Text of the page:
Introduction to Google DocsUsing Google Docs ‘Documents’ for collaboration<br />
What is Google Docs?<br />Google Docs is a free, Web-based word processor, spreadsheet, presentation, form, and data storage service offered by Google. It allows users to create and edit documents online while collaborating in real-time with other users. <br />Google Docs combines the features of Writely and Spreadsheets with a presentation program incorporating technology designed by Tonic Systems. <br />Data storage of any files up to 1GB each in size was introduced on January 13, 2010.<br /> (Source: Wikipedia)<br />
What can you do with it?<br /> With Google documents, you can easily create, share, and edit documents online. Here are a few specific things you can do:<br />Upload Microsoft Word, OpenOffice, RTF, HTML or plain text documents, create documents from scratch, and download your online ones.<br />Edit documents online simultaneously with anyone you choose, and invite others to view them. <br />Keep track of who made changes to a document and when, and roll back to any version. <br />Publish documents online to the world, as webpages or post documents to your blog.<br />Email your documents out as attachments.<br />
Creating a new document<br />To create a new document, go to your Docs list, click the Create new drop-down menu, and select Document.<br />As you're working on your document, click the Save button in the top right corner of the document, enter a name for the document in the window that appears, and click OK. Then, you'll see your document in your Docs list. <br />To save a local copy of a document, you can download it to your computer. To do this, open your document, click the File menu and point your mouse to the Download as option. You'll see these file types: HTML (zipped), RTF, Word, Open Office, PDF, and plain text. Select a file type and click OK in the browser window that appears.<br />
Uploading an existing document<br />Click the Upload button at the top of the sidebar in your Docs list page.<br />Click Browse and select the document.<br />Click Open.<br />Click Upload File. The uploaded file appears in your Docs list.<br />File types you can upload: .html .txt, .odt, .rtf, and Miscrosoft Word<br /> Size limits: Each document can be up to 1MB, plus up to 2MB per embedded image.<br />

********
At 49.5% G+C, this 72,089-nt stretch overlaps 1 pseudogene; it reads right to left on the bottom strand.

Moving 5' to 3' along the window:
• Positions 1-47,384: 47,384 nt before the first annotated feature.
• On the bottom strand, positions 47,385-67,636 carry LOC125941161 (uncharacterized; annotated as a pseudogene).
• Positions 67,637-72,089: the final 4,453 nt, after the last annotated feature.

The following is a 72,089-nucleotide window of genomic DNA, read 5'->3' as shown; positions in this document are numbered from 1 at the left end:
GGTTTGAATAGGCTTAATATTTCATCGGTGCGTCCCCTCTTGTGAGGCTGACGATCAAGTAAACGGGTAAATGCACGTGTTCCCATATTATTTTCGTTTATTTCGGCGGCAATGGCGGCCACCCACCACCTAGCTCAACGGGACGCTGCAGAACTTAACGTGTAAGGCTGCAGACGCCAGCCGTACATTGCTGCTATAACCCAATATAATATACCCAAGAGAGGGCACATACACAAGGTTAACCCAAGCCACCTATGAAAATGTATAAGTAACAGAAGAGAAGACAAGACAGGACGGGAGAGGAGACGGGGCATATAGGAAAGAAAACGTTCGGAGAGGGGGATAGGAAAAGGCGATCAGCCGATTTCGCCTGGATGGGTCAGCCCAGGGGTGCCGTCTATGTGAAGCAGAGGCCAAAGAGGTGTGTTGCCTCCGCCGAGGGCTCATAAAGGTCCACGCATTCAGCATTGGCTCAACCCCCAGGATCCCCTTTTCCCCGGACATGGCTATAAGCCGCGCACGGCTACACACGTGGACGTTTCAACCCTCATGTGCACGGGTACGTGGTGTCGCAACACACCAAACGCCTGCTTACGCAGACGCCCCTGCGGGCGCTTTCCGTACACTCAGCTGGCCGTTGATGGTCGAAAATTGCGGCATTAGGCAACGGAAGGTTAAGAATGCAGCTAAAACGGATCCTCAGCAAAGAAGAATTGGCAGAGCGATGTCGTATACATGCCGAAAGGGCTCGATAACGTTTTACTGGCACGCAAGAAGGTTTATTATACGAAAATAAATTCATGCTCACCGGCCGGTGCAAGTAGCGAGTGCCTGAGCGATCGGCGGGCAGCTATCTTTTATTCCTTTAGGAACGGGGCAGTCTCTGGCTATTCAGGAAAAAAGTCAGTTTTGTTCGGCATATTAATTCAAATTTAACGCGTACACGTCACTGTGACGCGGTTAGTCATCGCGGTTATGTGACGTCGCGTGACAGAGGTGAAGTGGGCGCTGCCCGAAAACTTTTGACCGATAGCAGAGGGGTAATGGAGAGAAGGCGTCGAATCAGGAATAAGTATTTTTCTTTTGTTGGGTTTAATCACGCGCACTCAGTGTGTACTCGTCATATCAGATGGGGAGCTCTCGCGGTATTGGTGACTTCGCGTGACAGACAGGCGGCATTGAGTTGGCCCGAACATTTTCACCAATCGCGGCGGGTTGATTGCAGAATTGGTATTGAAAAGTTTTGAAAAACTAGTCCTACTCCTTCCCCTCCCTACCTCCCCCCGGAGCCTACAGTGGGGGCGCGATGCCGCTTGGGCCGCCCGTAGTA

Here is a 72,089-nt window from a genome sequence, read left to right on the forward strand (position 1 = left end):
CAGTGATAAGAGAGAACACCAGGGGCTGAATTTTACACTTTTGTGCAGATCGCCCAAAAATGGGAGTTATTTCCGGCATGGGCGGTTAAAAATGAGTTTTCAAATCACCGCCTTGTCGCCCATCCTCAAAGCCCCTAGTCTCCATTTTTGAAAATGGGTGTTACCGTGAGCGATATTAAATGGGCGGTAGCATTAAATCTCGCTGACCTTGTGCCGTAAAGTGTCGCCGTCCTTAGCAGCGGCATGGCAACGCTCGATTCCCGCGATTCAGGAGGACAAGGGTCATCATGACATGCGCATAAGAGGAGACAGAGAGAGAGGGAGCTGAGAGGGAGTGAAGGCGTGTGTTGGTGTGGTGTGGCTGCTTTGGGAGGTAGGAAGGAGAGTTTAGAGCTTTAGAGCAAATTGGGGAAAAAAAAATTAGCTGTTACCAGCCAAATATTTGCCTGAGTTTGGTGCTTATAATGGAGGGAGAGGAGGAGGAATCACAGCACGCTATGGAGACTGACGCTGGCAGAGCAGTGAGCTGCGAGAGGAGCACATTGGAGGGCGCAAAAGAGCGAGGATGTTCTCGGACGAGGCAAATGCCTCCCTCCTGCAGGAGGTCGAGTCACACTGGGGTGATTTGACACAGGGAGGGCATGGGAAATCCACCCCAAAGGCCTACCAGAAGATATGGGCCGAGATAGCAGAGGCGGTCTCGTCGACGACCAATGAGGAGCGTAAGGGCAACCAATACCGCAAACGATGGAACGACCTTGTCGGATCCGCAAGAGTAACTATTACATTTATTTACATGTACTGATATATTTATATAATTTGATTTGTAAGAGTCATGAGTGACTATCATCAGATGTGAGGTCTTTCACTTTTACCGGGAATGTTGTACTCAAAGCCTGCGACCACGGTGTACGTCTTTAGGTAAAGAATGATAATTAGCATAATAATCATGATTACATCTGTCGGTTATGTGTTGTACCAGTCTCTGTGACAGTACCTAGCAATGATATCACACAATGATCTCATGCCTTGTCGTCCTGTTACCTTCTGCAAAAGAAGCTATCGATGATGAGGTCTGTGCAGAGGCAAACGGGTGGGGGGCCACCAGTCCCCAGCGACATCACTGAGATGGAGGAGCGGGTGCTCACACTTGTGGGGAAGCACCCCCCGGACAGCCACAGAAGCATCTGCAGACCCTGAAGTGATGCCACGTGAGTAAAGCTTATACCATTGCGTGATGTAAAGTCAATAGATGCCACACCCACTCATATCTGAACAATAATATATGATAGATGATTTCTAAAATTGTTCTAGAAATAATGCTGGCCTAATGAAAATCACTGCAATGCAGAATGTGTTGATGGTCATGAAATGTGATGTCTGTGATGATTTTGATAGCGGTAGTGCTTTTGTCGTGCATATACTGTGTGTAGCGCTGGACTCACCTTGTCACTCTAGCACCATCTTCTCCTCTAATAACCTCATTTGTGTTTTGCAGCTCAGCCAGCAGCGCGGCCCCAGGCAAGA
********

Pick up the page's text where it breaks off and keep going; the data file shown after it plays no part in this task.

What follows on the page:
Sharing the document<br />Now that you've created your Google document, you can share it with your friends, family, or coworkers. You can do this from your Docs list or directly from the document.<br />From the Docs list, select the checkbox next to the document you want to share (you can also select multiple documents), and click the Share drop-down menu in the toolbar. Then, select 'Sharing settings.' <br />From your document, click the Share drop-down menu in the top right corner of the page. <br />Then follow these instructions:<br />At the bottom of the 'Sharing settings' window, under 'Add people,' type the email addresses of people you want to share your document with. You can add a single person or a mailing list. You can also choose from a list of your contacts. <br />To the right of the list of names, select 'Can view' or 'Can edit' from the drop-down menu. <br />If you'd like to add a message to your invitation, enter some text and click Share. To skip sending an invitation, deselect the option 'Send email notifications (recommended).' Your collaborators and viewers will still be able to access the document from their Docs lists, but won't receive an email invitation. <br />
Revision History<br />While you and your collaborators are editing a document, you can keep track of changes (and of the person who made them), and even revert to an older version by using 'Revision history.' <br />From your document, click File > See revision history. <br />Click a time stamp in the right column to see what changes were made at a given time or use the arrow keys to quickly scan through many revisions. Changes are color-coded based on each collaborator, making it easy to tell what has been added or deleted. <br />If you would like to revert to the version you're currently viewing, click Restore this revision. Note: Restoring your document to a previous version does not eliminate any versions of your document. Rather this version is "hopscotched" to the top of your revision history, maintaining all previous versions of your document, including the current version.<br />If you would like to return to the the current version of your document to continue editing, click the X in the upper right of the 'Document History' pane.<br />
Source<br />Google Docs Help page:<br />http://docs.google.com/support/bin/topic.py?hl=en&topic=15114<br />Check out the online workshop on:<br />
A particular slide catching your eye?
Clipping is a handy way to collect important slides you want to go back to later.